The technical aspects of the game, as usual, are quite good. The graphics haven’t changed a whole lot since the 2nd game, and still look quite good, which speaks volumes for how good Assassin’s Creed 2 really looked. The game looks notably better in the day-time, where the golden sun cascades across green grass, golden fields, and the wondrous city, while soft candlelight, and glowing torches illuminate the night streets in an equally poetic, beautiful way. There’s also not enough kind words to say about the amount of detail and work that must have gone into recreating 15th century Constantinople, with every detail looking meticulously crafted and recreated. I never feel these games will get enough credit for this aspect of the development, and it’s absolutely astonishing the amount of work it must’ve taken. All things considered, these games are still beautiful to look at, with realistic characters and absolutely top-notch animation, particularly on the part of Ezio, who moves so gracefully and beautifully that there’s hardly an equal to his parkour abilites in games.

The sound is also quite commendable, as I’ve always believed the foleywork and general sound effects to be a little on the poor side, and while they’re certainly not the standout feature in this game, they’re greatly improved from earlier editions in the series. I’m not sure what it is, and maybe it’s just me, but Ubisoft has a bit of a penchant for stellar graphics and lackluster sound. Ever since Prince of Persia: Sands of Time, it’s just something I noticed and something I don’t feel has changed. Revelations, however, has at least decent sound-work, with particular exception to the soundtrack, which is one of the best I’ve heard in quite a while. The series doesn’t really have a “theme” at this point, which I believe to be hurting the series as far as a soundtrack goes, so hopefully later editions of the game with latch onto the one Revelations used. The soundtrack is evocative, colorful, and has a feeling of nostalgia or melancholy to it, which beautifully reflects the paralleled stories of the two aging assassins. Hat’s off to Ubi for this one.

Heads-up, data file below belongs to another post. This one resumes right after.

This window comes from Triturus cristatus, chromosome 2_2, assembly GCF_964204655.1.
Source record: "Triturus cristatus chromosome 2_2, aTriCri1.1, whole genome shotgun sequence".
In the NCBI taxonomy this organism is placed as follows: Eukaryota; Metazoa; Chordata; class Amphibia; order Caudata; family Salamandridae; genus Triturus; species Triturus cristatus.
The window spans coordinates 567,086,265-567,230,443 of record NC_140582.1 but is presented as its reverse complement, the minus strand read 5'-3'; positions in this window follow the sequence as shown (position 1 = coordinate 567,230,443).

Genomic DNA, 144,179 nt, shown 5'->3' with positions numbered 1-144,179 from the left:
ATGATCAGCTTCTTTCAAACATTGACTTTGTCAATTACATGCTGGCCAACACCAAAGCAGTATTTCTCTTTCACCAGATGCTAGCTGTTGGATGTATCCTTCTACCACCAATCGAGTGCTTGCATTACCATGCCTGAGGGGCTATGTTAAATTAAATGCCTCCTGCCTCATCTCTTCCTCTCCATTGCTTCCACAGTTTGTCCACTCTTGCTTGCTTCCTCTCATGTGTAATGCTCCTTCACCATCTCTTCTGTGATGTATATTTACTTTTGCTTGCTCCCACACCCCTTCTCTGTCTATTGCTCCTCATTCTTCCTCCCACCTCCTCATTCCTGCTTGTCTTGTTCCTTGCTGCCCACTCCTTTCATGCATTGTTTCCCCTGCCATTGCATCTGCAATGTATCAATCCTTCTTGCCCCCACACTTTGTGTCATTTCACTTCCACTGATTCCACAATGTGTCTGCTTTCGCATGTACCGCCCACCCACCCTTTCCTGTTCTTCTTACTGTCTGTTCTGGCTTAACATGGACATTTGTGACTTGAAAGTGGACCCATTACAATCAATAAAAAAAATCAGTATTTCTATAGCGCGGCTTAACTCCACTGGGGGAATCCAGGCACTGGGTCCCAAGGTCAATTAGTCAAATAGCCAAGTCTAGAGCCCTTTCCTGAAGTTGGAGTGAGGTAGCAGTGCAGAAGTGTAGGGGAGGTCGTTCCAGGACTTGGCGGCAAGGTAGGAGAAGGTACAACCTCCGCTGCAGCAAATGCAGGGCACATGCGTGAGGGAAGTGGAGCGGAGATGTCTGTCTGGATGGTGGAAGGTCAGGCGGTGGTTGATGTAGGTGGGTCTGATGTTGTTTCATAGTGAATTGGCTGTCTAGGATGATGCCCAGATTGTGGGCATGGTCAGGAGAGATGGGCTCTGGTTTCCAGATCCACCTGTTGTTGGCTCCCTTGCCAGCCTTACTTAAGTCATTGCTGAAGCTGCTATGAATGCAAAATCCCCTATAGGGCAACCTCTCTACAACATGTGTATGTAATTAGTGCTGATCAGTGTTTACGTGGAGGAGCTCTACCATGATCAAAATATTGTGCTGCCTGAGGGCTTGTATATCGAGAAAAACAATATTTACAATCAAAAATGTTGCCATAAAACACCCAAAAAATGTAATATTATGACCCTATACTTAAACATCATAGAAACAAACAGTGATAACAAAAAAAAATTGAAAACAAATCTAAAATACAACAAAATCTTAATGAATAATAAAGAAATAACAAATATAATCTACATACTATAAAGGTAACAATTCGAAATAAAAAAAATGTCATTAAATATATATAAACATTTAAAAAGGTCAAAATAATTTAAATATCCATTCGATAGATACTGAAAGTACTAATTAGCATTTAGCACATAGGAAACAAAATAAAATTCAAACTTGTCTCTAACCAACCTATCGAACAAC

The multiplayer is as good as ever, as well, pitting you as a Templar recruit who’s stalking a single target through the city. Not knowing where your target is, or whose target you are, lends an incredible air of suspense and tension to the entire experience, and you never feel thoroughly outmatched by anyone you play against. I recommend checking it out if you haven’t already!

The powerful ending gives the game a lift the rest of the story couldn't.

The game is more than a little bittersweet. On one hand, you continue to live out the life of Ezio di Auditore, who has cemented himself as one of the best leading men of this generation of games. Altair is also one of the most wondrous, mysterious figures this generation of games has produced, and Revelations finally fleshes out some of the chapters of his life post-ACI. But, on the other hand, both men are taking graceful exits. Mostly. I still don’t like one of them, and it’s not how I would like to remember someone I feel like I’ve gotten to know over the course of four games, but hey. Can’t win ’em all. If you were a fan of this series at all before, you’ll be glad to know that whatever you liked hasn’t changed, and that this story, although a little bit on the weak side until the very end, is still quite good. The power and gravity of the ending, however, greatly outshines the blandness of certain aspects of the story. That same ending is given much more weight considering how much we’ve seen of each character over the course of four games, and if you’ve spent the time I have journeying alongside each of them, that weight makes Ezio and Altair’s final tales ones you definitely owe it to yourself to experience.

Goddamnit, if it isn’t still badass every time Ezio says, “Resquiescat in Pace.”

And yeah, I cried at the ending. So what?!